Turning wheels, throwing clay


Some of Park County’s artistically inclined residents got their hands dirty Monday night. Huddled in a circle in Sleeping Giant Middle school’s art studio, a group of artists shaped clay into bowls, mugs and the like on their pottery wheels. 

Benjamin Polit, a class participant, said he especially likes the functionality of the art form and plans to create some gifts during the class. 

“It’s a lot more fun to make things for people than to buy them,” he said. 

Marie Stevenson, an art teacher for Sleeping Giant, has thrown pots for about 40 years and leads the seven-week long class. The course is one of dozens organized by Livingston’s Adult Community Education group.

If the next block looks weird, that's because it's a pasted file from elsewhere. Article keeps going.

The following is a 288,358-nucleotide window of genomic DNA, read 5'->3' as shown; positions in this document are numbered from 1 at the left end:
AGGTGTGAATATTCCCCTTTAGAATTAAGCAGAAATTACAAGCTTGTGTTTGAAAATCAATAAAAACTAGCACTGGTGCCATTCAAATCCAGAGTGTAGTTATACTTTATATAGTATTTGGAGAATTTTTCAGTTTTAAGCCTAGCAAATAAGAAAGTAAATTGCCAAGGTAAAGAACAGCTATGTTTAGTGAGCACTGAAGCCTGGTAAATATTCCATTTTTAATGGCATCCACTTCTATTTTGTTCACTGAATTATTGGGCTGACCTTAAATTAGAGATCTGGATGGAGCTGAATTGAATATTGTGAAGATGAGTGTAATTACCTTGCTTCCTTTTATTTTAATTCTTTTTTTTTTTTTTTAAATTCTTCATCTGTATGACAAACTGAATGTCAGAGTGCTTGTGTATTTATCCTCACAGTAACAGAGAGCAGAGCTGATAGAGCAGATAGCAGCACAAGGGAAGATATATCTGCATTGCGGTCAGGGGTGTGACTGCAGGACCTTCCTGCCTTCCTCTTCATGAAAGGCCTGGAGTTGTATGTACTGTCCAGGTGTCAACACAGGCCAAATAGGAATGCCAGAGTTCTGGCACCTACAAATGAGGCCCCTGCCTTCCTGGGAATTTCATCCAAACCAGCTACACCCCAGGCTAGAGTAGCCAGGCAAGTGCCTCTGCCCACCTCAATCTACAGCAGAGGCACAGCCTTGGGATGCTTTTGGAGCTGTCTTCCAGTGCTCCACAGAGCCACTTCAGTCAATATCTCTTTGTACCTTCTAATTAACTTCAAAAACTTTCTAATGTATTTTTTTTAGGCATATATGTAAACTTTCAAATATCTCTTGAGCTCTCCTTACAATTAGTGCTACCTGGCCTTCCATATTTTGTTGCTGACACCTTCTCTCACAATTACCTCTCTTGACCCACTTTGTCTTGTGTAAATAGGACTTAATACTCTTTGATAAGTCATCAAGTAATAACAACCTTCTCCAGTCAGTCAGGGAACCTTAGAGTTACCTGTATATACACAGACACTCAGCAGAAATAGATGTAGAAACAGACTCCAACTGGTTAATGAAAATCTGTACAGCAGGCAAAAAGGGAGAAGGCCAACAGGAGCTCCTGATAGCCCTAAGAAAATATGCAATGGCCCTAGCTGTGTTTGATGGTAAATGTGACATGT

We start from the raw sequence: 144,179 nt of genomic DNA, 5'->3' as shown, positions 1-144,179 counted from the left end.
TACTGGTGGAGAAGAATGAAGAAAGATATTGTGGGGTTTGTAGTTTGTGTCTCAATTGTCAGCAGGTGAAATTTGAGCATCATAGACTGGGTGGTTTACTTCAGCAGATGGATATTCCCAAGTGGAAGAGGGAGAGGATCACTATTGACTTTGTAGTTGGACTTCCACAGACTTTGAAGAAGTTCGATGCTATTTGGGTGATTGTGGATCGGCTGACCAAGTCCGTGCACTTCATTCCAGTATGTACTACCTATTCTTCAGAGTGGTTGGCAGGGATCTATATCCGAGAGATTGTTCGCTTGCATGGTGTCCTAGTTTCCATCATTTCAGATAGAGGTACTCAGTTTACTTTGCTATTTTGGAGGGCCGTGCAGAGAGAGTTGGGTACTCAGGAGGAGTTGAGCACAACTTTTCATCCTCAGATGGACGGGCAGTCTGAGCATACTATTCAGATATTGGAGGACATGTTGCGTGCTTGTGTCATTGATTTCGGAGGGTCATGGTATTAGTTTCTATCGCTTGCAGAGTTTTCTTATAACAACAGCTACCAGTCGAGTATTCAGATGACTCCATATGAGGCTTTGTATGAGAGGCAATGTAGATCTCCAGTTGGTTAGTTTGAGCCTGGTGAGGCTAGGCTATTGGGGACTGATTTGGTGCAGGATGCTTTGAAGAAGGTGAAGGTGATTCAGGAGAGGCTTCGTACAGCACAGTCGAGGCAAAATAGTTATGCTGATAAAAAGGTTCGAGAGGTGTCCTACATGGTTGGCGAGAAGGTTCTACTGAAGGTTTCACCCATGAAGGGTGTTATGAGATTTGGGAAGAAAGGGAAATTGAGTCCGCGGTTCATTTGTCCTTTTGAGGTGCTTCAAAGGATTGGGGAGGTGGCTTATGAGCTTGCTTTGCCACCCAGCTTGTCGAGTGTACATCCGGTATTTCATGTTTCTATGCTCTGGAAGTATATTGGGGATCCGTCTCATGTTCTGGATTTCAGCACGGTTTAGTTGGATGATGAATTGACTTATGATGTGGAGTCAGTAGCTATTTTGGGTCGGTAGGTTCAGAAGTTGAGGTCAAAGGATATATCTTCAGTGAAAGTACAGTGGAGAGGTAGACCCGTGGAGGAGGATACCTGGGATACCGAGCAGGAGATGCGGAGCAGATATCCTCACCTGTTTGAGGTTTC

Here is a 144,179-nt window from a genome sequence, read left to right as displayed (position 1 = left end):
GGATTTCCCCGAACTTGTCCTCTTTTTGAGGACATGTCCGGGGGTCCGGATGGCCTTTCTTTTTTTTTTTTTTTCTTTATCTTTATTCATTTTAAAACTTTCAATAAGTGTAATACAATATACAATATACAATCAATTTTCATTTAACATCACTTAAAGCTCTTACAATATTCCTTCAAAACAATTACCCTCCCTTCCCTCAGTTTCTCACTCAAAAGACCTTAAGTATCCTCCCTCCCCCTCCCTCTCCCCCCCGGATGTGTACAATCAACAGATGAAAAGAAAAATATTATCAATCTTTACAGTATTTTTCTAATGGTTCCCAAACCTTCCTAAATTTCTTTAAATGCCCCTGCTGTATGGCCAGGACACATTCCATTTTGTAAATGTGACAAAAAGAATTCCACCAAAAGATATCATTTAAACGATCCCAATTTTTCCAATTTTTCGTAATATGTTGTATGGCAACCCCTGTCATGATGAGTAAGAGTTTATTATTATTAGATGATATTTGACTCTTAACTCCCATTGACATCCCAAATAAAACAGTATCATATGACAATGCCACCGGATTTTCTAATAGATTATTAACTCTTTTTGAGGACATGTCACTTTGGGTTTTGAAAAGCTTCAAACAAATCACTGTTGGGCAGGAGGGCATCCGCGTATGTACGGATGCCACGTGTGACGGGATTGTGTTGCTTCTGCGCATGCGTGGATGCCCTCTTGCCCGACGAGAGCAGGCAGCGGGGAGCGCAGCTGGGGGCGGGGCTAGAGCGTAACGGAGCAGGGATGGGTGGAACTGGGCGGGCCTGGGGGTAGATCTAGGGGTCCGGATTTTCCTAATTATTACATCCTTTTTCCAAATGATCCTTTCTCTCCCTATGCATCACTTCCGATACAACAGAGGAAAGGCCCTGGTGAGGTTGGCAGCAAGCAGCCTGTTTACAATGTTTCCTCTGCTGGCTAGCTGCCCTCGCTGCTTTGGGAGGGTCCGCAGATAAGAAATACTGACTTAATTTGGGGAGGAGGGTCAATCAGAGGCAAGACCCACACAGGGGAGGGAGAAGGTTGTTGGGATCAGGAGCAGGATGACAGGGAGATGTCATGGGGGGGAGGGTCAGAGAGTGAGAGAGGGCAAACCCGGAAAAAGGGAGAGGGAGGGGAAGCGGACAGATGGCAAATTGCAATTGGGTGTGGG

“We get everyone from those who have never touched a piece of clay to those who have a master’s and then just do it,” Stevenson said. 

The middle school has a kiln, so students are able to complete every step of the pottery process in-house. They use a low-fire clay to accommodate the working range of the kiln, which heats clay to almost 1,000 degrees. High-fire kilns generate a different look in the finished product and can reach about 2,700 degrees. 

However, Stevenson said lower temperature kilns are less expensive and last longer. 

Class participant Calista Singley hadn’t thrown pots before. She let her creativity loose by molding some patterned clay buttons after caking her hands with clay at the pottery wheel. 

“It’s dirty and I love it!” Singley said with a laugh.